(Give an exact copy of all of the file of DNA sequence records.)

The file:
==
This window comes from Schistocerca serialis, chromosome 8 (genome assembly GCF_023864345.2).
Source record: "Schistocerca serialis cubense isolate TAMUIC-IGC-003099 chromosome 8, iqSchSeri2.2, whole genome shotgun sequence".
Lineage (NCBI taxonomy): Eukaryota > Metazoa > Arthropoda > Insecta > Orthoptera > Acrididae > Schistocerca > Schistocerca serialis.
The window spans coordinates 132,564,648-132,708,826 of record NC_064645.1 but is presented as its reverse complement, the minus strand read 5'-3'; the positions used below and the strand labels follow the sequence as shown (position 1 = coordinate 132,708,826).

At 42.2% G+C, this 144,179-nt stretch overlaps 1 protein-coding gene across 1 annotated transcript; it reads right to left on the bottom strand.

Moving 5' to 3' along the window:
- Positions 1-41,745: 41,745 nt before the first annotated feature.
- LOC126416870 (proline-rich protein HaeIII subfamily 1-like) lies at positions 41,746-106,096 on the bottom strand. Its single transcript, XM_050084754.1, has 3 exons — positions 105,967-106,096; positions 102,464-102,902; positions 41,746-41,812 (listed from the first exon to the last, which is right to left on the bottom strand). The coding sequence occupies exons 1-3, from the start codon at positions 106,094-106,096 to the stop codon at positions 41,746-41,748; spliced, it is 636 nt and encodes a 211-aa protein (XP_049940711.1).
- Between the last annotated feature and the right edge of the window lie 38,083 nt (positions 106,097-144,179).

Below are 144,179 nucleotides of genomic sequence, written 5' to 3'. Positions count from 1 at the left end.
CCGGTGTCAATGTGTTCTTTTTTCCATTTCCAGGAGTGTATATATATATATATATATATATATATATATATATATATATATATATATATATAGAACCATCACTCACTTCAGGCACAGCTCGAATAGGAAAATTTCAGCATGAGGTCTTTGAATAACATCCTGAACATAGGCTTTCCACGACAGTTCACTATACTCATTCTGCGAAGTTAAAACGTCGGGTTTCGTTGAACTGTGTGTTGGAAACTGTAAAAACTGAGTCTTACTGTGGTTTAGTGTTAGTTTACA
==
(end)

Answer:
This window comes from Schistocerca serialis, chromosome 8 (genome assembly GCF_023864345.2).
Source record: "Schistocerca serialis cubense isolate TAMUIC-IGC-003099 chromosome 8, iqSchSeri2.2, whole genome shotgun sequence".
Lineage (NCBI taxonomy): Eukaryota > Metazoa > Arthropoda > Insecta > Orthoptera > Acrididae > Schistocerca > Schistocerca serialis.
The window spans coordinates 132,564,648-132,708,826 of record NC_064645.1 but is presented as its reverse complement, the minus strand read 5'-3'; the positions used below and the strand labels follow the sequence as shown (position 1 = coordinate 132,708,826).

At 42.2% G+C, this 144,179-nt stretch overlaps 1 protein-coding gene across 1 annotated transcript; it reads right to left on the bottom strand.

Moving 5' to 3' along the window:
- Positions 1-41,745: 41,745 nt before the first annotated feature.
- LOC126416870 (proline-rich protein HaeIII subfamily 1-like) lies at positions 41,746-106,096 on the bottom strand. Its single transcript, XM_050084754.1, has 3 exons — positions 105,967-106,096; positions 102,464-102,902; positions 41,746-41,812 (listed from the first exon to the last, which is right to left on the bottom strand). The coding sequence occupies exons 1-3, from the start codon at positions 106,094-106,096 to the stop codon at positions 41,746-41,748; spliced, it is 636 nt and encodes a 211-aa protein (XP_049940711.1).
- Between the last annotated feature and the right edge of the window lie 38,083 nt (positions 106,097-144,179).

Below are 144,179 nucleotides of genomic sequence, written 5' to 3'. Positions count from 1 at the left end.
CCGGTGTCAATGTGTTCTTTTTTCCATTTCCAGGAGTGTATATATATATATATATATATATATATATATATATATATATATATATATATATAGAACCATCACTCACTTCAGGCACAGCTCGAATAGGAAAATTTCAGCATGAGGTCTTTGAATAACATCCTGAACATAGGCTTTCCACGACAGTTCACTATACTCATTCTGCGAAGTTAAAACGTCGGGTTTCGTTGAACTGTGTGTTGGAAACTGTAAAAACTGAGTCTTACTGTGGTTTAGTGTTAGTTTACA